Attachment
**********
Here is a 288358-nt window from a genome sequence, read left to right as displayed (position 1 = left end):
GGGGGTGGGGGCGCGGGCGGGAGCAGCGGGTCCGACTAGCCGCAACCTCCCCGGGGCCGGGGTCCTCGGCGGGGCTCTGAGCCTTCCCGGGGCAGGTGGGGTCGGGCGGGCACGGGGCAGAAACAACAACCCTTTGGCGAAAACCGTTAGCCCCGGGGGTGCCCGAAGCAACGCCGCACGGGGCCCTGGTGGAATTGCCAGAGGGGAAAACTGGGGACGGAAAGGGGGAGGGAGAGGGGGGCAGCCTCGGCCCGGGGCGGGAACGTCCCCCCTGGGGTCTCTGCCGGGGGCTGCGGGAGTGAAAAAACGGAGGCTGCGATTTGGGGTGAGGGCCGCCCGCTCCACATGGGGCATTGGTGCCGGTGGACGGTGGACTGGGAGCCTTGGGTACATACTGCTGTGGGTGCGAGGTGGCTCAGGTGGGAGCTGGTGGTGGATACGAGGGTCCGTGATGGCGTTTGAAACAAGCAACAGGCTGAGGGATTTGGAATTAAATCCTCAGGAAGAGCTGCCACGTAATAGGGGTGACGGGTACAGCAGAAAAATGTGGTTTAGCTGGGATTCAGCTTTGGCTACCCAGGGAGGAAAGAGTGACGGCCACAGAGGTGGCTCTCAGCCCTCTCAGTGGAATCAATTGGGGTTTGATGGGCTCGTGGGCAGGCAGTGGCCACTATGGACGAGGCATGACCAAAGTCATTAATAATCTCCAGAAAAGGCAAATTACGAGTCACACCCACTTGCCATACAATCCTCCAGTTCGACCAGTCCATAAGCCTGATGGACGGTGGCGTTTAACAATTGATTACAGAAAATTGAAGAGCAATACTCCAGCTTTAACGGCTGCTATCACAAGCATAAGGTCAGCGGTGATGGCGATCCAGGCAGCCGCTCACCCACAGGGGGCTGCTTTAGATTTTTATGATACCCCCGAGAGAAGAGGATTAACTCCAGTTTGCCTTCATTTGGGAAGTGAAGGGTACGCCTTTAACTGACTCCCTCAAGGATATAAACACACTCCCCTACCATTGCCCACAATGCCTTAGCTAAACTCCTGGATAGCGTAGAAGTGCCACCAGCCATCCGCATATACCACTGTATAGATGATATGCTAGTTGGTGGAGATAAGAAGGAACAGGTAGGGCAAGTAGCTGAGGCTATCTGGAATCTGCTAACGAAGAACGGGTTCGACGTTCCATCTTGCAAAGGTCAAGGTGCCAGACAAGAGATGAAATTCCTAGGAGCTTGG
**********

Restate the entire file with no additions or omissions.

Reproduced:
Here is a 288358-nt window from a genome sequence, read left to right as displayed (position 1 = left end):
GGGGGTGGGGGCGCGGGCGGGAGCAGCGGGTCCGACTAGCCGCAACCTCCCCGGGGCCGGGGTCCTCGGCGGGGCTCTGAGCCTTCCCGGGGCAGGTGGGGTCGGGCGGGCACGGGGCAGAAACAACAACCCTTTGGCGAAAACCGTTAGCCCCGGGGGTGCCCGAAGCAACGCCGCACGGGGCCCTGGTGGAATTGCCAGAGGGGAAAACTGGGGACGGAAAGGGGGAGGGAGAGGGGGGCAGCCTCGGCCCGGGGCGGGAACGTCCCCCCTGGGGTCTCTGCCGGGGGCTGCGGGAGTGAAAAAACGGAGGCTGCGATTTGGGGTGAGGGCCGCCCGCTCCACATGGGGCATTGGTGCCGGTGGACGGTGGACTGGGAGCCTTGGGTACATACTGCTGTGGGTGCGAGGTGGCTCAGGTGGGAGCTGGTGGTGGATACGAGGGTCCGTGATGGCGTTTGAAACAAGCAACAGGCTGAGGGATTTGGAATTAAATCCTCAGGAAGAGCTGCCACGTAATAGGGGTGACGGGTACAGCAGAAAAATGTGGTTTAGCTGGGATTCAGCTTTGGCTACCCAGGGAGGAAAGAGTGACGGCCACAGAGGTGGCTCTCAGCCCTCTCAGTGGAATCAATTGGGGTTTGATGGGCTCGTGGGCAGGCAGTGGCCACTATGGACGAGGCATGACCAAAGTCATTAATAATCTCCAGAAAAGGCAAATTACGAGTCACACCCACTTGCCATACAATCCTCCAGTTCGACCAGTCCATAAGCCTGATGGACGGTGGCGTTTAACAATTGATTACAGAAAATTGAAGAGCAATACTCCAGCTTTAACGGCTGCTATCACAAGCATAAGGTCAGCGGTGATGGCGATCCAGGCAGCCGCTCACCCACAGGGGGCTGCTTTAGATTTTTATGATACCCCCGAGAGAAGAGGATTAACTCCAGTTTGCCTTCATTTGGGAAGTGAAGGGTACGCCTTTAACTGACTCCCTCAAGGATATAAACACACTCCCCTACCATTGCCCACAATGCCTTAGCTAAACTCCTGGATAGCGTAGAAGTGCCACCAGCCATCCGCATATACCACTGTATAGATGATATGCTAGTTGGTGGAGATAAGAAGGAACAGGTAGGGCAAGTAGCTGAGGCTATCTGGAATCTGCTAACGAAGAACGGGTTCGACGTTCCATCTTGCAAAGGTCAAGGTGCCAGACAAGAGATGAAATTCCTAGGAGCTTGG